Desperate, I reached tiredly for the bottle of hand balm I keep near my bed, hoping the familiar and comforting scent might help. I cupped my hands to my face and took a deep inhale, trying to focus on the scent — something that’s easy to take for granted after 7 years of loyal use.
With extracts of vetiver, sandalwood, and petit grain the scent was grounding in every sense of the word — my hands smelled of earth, as if I had been digging into soil. I could imagine the dirt beneath my fingernails and wished I could inspect them more carefully in the dark. I recalled the time I first smelled it in store and audibly wondered how anyone could find it appealing. I might have further considered what makes our individual preferences in scent so subjective and vulnerable to change, only I was finally, at last, asleep.
I’m reminded of how inconspicuously precious scent is to us. Our noses may tune out the scent of a candle burning in the background, but its effect on us and our mood isn’t any less enhanced. If we carefully avert out attention back to the candle, it's not difficult to appreciate its molten wax, the dancing flame, its warm glow.
I find that applying this concept of mindfulness can turn an everyday action into a considered and meditative ritual — of which, I have a few. While everyone has different rituals they resonate with, for me, it’s some of the most ordinary parts of my day that I regard as the most meaningful and restorative.
My day usually begins with the beckoning meows of my cat, Ginkgo. I like to imagine that by now (he’s almost one year old, a Pisces!) he has a similar appreciation for the morning ritual. He runs downstairs, trusting today will be like any other day. The window blinds open, the kettle boils, the coffee beans grind, two eggs on the frying pan and wet cat food in Ginkgo’s bowl. All to the tune of Michael Barbaro’s reassuring voice on The Daily.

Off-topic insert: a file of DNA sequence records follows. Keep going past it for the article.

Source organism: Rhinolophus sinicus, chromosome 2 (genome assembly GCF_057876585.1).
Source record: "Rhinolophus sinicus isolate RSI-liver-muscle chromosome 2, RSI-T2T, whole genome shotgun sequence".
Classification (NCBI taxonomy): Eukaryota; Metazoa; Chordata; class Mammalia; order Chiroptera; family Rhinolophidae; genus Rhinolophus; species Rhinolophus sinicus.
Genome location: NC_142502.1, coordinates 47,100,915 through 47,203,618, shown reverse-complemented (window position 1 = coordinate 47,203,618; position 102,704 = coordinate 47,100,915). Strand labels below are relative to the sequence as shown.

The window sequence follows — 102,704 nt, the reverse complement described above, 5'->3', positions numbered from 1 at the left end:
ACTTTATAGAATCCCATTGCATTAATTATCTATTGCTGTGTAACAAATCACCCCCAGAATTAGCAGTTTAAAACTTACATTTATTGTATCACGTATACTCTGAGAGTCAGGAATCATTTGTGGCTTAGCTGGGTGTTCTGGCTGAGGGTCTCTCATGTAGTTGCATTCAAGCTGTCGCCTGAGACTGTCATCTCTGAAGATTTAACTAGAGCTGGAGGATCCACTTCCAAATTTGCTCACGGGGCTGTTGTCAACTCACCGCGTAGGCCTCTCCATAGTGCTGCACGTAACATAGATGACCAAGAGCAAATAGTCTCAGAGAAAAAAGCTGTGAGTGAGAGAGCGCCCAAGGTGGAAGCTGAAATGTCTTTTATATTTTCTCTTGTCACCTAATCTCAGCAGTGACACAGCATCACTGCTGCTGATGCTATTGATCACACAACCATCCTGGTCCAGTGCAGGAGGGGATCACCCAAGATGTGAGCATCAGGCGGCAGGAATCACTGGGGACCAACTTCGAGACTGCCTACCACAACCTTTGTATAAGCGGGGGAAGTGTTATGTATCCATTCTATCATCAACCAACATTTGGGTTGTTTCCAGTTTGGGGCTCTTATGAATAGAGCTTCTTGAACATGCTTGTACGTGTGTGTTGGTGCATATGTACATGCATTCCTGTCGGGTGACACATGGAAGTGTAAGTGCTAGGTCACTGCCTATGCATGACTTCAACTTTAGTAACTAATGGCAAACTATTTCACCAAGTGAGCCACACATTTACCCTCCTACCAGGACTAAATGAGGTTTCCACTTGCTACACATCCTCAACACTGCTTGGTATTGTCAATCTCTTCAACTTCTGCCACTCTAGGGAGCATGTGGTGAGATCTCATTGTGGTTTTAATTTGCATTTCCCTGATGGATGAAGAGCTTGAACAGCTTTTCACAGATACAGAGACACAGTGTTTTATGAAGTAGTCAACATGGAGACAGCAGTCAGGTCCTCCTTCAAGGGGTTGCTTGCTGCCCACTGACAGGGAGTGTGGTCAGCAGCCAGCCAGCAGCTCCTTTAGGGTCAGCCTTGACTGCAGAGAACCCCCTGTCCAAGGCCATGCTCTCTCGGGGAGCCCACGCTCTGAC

To anyone else, it's routine, but to me, the orchestration of it all is as nourishing as the meal itself. There’s a comforting reassurance that comes from performing this daily, and knowing I could close my eyes and still know where to reach or where to step. What would otherwise be a hurried breakfast is now the first step of my everyday self-care ritual. I take my time finishing my coffee, sometimes in silence, and consider my day ahead.
This notion of ritual, of course, extends into my own personal care routine. When it comes to skincare, you could tell me these products do nothing for me and I would still ceremoniously pat into my face my toner, serum, moisturizer, treatment oil, eye cream, and SPF. I sometimes suspect I care less for these products’ promised effects than I do my enjoyment of their application. This all occurs as I kneel in front of my bedroom mirror, somehow giving a religious weight to it all.
I’m convinced my fascination with skincare comes from watching my mom get ready for work every morning as a kid, and seeing the time and attention she would put into her hair and makeup. At the time, I didn’t understand that the effort we spend on grooming ourselves isn’t always for the benefit of others, but rather an act of self-care and self-love. A moment to ourselves and for ourselves.
The backdrop to all this is of course my home. I care deeply about design, and so it's important for me to incorporate an element of ritual to my environment, and I try to achieve this through scent. I appreciate the physical ritual of creating a scent at home: lighting incense, diffusing an oil, lighting an oil burner or a candle. This is yet another opportunity to slow down and practice mindfulness. With incense especially, there’s clearly this historical background that’s deeply tied to ritual and ceremony. As a stick of incense burns, its meditative to watch the ribbons of smoke delicately rise as it burns through entirely.
As someone who is more introverted and has a low threshold for socializing, imbuing these moments with meaning and regarding them as rituals allows me to feel grounded and prepared for the day ahead. I think it’s important we all feel attuned to ourselves and safe in our minds and bodies, and we should consider how certain everyday actions can support this, however small they may seem.
- Harry Osuna
Harry Osuna is a design enthusiast and an avid traveler currently based in Los Angeles. When he’s not online searching for vintage furniture, he’s at home spending time with his cat, Ginkgo. You can keep up with Harry here.
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